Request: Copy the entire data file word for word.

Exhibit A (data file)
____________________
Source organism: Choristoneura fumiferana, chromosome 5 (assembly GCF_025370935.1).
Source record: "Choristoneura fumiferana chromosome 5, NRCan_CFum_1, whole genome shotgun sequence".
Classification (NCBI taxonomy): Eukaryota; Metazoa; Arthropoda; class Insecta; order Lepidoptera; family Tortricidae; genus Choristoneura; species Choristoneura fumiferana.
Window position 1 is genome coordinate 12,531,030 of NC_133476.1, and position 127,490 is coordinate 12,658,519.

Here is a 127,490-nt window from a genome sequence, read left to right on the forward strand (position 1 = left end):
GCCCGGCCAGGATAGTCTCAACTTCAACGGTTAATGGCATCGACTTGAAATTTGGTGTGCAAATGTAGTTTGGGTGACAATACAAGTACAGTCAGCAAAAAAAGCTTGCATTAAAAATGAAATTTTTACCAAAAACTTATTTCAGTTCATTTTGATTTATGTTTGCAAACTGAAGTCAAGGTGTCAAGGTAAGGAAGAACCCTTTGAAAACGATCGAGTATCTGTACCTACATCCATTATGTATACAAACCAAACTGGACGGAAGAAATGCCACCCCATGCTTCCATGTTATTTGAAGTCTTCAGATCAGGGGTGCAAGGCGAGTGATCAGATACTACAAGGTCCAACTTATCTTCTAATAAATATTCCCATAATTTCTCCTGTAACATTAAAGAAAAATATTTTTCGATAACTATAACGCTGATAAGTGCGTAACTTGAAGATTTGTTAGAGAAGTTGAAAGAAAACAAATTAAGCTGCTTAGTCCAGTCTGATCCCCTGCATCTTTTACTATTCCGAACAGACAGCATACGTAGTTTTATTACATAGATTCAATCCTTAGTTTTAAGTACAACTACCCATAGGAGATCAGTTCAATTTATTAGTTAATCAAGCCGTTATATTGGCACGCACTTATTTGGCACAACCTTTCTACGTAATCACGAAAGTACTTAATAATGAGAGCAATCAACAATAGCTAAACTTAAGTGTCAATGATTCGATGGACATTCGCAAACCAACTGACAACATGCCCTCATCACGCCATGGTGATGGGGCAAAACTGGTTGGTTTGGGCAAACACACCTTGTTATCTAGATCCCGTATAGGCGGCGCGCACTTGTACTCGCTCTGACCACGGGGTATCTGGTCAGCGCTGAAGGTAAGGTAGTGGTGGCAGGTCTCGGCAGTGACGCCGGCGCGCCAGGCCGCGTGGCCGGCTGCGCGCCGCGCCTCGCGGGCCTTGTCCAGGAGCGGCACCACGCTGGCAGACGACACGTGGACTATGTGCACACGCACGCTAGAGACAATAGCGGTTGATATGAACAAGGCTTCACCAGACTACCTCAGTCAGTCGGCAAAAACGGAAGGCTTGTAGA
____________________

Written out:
Source organism: Choristoneura fumiferana, chromosome 5 (assembly GCF_025370935.1).
Source record: "Choristoneura fumiferana chromosome 5, NRCan_CFum_1, whole genome shotgun sequence".
Classification (NCBI taxonomy): Eukaryota; Metazoa; Arthropoda; class Insecta; order Lepidoptera; family Tortricidae; genus Choristoneura; species Choristoneura fumiferana.
Window position 1 is genome coordinate 12,531,030 of NC_133476.1, and position 127,490 is coordinate 12,658,519.

Here is a 127,490-nt window from a genome sequence, read left to right on the forward strand (position 1 = left end):
GCCCGGCCAGGATAGTCTCAACTTCAACGGTTAATGGCATCGACTTGAAATTTGGTGTGCAAATGTAGTTTGGGTGACAATACAAGTACAGTCAGCAAAAAAAGCTTGCATTAAAAATGAAATTTTTACCAAAAACTTATTTCAGTTCATTTTGATTTATGTTTGCAAACTGAAGTCAAGGTGTCAAGGTAAGGAAGAACCCTTTGAAAACGATCGAGTATCTGTACCTACATCCATTATGTATACAAACCAAACTGGACGGAAGAAATGCCACCCCATGCTTCCATGTTATTTGAAGTCTTCAGATCAGGGGTGCAAGGCGAGTGATCAGATACTACAAGGTCCAACTTATCTTCTAATAAATATTCCCATAATTTCTCCTGTAACATTAAAGAAAAATATTTTTCGATAACTATAACGCTGATAAGTGCGTAACTTGAAGATTTGTTAGAGAAGTTGAAAGAAAACAAATTAAGCTGCTTAGTCCAGTCTGATCCCCTGCATCTTTTACTATTCCGAACAGACAGCATACGTAGTTTTATTACATAGATTCAATCCTTAGTTTTAAGTACAACTACCCATAGGAGATCAGTTCAATTTATTAGTTAATCAAGCCGTTATATTGGCACGCACTTATTTGGCACAACCTTTCTACGTAATCACGAAAGTACTTAATAATGAGAGCAATCAACAATAGCTAAACTTAAGTGTCAATGATTCGATGGACATTCGCAAACCAACTGACAACATGCCCTCATCACGCCATGGTGATGGGGCAAAACTGGTTGGTTTGGGCAAACACACCTTGTTATCTAGATCCCGTATAGGCGGCGCGCACTTGTACTCGCTCTGACCACGGGGTATCTGGTCAGCGCTGAAGGTAAGGTAGTGGTGGCAGGTCTCGGCAGTGACGCCGGCGCGCCAGGCCGCGTGGCCGGCTGCGCGCCGCGCCTCGCGGGCCTTGTCCAGGAGCGGCACCACGCTGGCAGACGACACGTGGACTATGTGCACACGCACGCTAGAGACAATAGCGGTTGATATGAACAAGGCTTCACCAGACTACCTCAGTCAGTCGGCAAAAACGGAAGGCTTGTAGA